The Hurricanes inflicted the 12th trans-Tasman loss of 2017 on the Waratahs on Friday night.
What did we learn from the clash?
1. Too little, too late, too often
When the Waratahs click, they look like a team that can seriously threaten. Unfortunately they seem to only find that symbiosis sporadically. On Friday night, it was the second 40 where they found a spark, outscoring the Hurricanes and denying the Kiwis a bonus point. But that wasn’t enough to undo a 12-minute blitz in which the home side found the line thrice. It’s not the first time they’ve been sluggish starters and they won’t win consistently until they sort it out.
2. Foley keeps the cool
Bernard Foley is the glue of the Waratahs backline and he did his job very well. Some misjudged kicks hurt the side, but overall he steered the team in the right direction. Confident he is finally clear of concussion, the playmaker once again showed his value.HIs combination with Jake Gordon made a stride in Wellington as well.
3. Kicking woes cause more pain
The Waratahs spoke often this week about improving their kicking game, after they battled against the Crusaders. Yet, it took just 90 seconds for the Wellington side to punish a poorly-judged kick from Jake Gordon, who opted for a short exit. Ngani Laumape finished off the counterattack in spectacular fashion for the Hurricanes’ first try. Once they started running, they found their own opportunities in attack and managed to straighten themselves out. They need to pick their times better.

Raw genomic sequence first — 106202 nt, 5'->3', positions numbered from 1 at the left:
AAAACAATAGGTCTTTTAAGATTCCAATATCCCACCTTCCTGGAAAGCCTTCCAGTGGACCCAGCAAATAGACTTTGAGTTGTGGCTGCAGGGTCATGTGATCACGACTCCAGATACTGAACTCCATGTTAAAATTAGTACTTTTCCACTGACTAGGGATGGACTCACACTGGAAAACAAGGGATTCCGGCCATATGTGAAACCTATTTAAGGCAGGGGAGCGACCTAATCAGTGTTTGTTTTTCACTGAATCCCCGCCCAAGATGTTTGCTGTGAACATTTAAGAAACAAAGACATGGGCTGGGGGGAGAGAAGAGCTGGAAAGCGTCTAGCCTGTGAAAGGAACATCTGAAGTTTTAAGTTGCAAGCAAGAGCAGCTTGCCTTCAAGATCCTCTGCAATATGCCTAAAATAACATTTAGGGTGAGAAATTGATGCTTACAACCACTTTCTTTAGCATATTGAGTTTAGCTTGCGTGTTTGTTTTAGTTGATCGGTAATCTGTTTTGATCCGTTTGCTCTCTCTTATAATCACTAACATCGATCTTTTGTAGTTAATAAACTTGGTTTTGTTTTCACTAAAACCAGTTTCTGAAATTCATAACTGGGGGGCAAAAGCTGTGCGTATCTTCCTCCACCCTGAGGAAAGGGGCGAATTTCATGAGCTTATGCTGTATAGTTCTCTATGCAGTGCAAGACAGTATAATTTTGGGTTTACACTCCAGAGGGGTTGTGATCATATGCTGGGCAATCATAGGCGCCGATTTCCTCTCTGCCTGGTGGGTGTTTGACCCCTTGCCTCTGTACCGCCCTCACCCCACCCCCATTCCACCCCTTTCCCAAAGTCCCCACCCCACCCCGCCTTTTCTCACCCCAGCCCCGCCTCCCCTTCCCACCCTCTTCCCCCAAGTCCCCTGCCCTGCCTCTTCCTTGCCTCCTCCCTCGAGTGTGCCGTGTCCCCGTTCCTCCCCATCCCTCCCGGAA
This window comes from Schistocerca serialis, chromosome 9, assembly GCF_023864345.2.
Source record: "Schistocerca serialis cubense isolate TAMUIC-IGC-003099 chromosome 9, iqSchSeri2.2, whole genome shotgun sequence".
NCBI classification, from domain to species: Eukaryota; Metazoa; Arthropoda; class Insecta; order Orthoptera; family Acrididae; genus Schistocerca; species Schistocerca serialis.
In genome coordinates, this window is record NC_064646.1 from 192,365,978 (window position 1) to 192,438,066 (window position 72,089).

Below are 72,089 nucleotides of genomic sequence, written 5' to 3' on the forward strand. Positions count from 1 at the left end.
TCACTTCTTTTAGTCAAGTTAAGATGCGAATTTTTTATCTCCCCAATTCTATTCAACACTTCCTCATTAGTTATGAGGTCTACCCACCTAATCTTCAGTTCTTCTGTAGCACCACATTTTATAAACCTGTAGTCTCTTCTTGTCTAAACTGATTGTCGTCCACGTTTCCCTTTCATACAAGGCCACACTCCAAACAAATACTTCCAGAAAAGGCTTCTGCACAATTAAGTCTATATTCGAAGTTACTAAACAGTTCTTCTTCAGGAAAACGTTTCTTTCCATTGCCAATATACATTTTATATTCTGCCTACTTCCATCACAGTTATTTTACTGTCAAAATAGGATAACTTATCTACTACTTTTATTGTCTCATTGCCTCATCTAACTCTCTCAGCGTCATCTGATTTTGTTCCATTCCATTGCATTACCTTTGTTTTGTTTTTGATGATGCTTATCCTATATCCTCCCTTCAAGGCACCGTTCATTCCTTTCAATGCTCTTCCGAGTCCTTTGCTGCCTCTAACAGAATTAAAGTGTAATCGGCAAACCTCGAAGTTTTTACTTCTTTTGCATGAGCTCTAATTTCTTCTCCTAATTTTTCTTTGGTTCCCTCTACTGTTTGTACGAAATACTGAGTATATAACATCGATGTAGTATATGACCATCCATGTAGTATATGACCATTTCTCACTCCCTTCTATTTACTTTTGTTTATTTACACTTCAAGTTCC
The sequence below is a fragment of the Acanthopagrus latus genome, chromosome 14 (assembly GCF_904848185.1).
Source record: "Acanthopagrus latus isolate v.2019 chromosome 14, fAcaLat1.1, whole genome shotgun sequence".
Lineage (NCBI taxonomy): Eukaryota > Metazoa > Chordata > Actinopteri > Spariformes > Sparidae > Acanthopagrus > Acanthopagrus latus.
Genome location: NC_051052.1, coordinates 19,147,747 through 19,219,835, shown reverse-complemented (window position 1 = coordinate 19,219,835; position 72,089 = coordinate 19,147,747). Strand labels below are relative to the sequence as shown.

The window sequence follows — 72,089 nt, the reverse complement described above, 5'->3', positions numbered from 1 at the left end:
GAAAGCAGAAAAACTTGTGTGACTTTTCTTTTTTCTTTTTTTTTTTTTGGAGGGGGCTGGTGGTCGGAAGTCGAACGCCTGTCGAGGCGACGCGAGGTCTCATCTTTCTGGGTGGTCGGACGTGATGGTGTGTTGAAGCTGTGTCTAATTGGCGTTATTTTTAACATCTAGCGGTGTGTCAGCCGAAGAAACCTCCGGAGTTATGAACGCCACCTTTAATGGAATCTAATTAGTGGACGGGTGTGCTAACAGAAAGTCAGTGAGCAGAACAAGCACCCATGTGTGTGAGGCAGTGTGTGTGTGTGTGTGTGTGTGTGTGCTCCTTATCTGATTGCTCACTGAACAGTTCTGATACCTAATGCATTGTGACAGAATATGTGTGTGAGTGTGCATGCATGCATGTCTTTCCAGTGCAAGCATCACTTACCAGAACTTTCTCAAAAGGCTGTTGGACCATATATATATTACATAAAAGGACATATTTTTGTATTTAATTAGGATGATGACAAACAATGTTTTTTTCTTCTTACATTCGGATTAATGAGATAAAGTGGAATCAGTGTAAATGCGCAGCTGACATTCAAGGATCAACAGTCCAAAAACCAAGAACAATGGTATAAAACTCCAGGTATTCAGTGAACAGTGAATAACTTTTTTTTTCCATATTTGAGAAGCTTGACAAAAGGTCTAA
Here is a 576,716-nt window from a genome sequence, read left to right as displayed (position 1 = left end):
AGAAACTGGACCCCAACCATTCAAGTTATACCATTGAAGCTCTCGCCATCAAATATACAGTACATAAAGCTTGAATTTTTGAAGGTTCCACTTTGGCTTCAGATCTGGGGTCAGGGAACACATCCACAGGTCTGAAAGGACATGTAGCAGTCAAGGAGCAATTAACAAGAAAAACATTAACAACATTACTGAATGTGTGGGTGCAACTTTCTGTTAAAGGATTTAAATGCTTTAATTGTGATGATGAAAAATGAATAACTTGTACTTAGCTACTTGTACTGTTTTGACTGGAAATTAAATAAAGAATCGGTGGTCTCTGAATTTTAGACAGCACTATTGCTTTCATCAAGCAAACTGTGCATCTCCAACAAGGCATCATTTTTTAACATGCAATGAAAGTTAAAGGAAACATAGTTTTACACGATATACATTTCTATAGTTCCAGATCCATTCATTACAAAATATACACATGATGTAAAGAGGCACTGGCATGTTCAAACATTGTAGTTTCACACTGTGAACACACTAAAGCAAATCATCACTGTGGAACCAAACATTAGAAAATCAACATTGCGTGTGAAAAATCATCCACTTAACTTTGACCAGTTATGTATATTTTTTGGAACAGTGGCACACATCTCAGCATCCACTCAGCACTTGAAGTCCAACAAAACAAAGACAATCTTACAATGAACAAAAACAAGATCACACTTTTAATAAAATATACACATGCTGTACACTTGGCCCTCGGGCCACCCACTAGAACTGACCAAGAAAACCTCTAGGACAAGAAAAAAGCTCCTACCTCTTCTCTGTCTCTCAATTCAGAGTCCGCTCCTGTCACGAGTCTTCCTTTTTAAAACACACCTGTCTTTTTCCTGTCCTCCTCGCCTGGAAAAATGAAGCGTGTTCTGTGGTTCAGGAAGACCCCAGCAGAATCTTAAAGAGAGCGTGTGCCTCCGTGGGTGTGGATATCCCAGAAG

4. Hegarty finds his groove
He wasn’t the right fit as Foley’s flyhalf replacement but Bryce Hegarty has potential at 15. He looked settled at the back and actually generated some attack for the Waratahs, throughout the game. A try-saving tackle was undone mere minutes later but the 15 finished up with 129 run metres and a try in his best performance for NSW. The same couldn’t be said for Israel Folau, who looked in a state of flux until the dying minutes.
5. Barrett human after all...almost
Beauden Barrett rarely missteps, but tonight he found himself relegated to the sideline twice for deliberate knockdowns. The first stint gave Ned Hanigan the Waratahs’ opening try and the second nearly put the Waratahs dangerously close. When the red card offence in the 77th minute deep in NSW attacking territory, Nick Phipps pleaded for a penalty try, to no avail. If we were the cynical type, we might be calling conspiracy by Barrett, cutting off a near-certain try to ensure the Hurricanes just stayed at arm’s length. But we’re not here to give rise to conspiracy theories. The least surprising part of his trsngressions? Even with 13 minutes off the field, the All Blacks 10 managed to be a game breaker.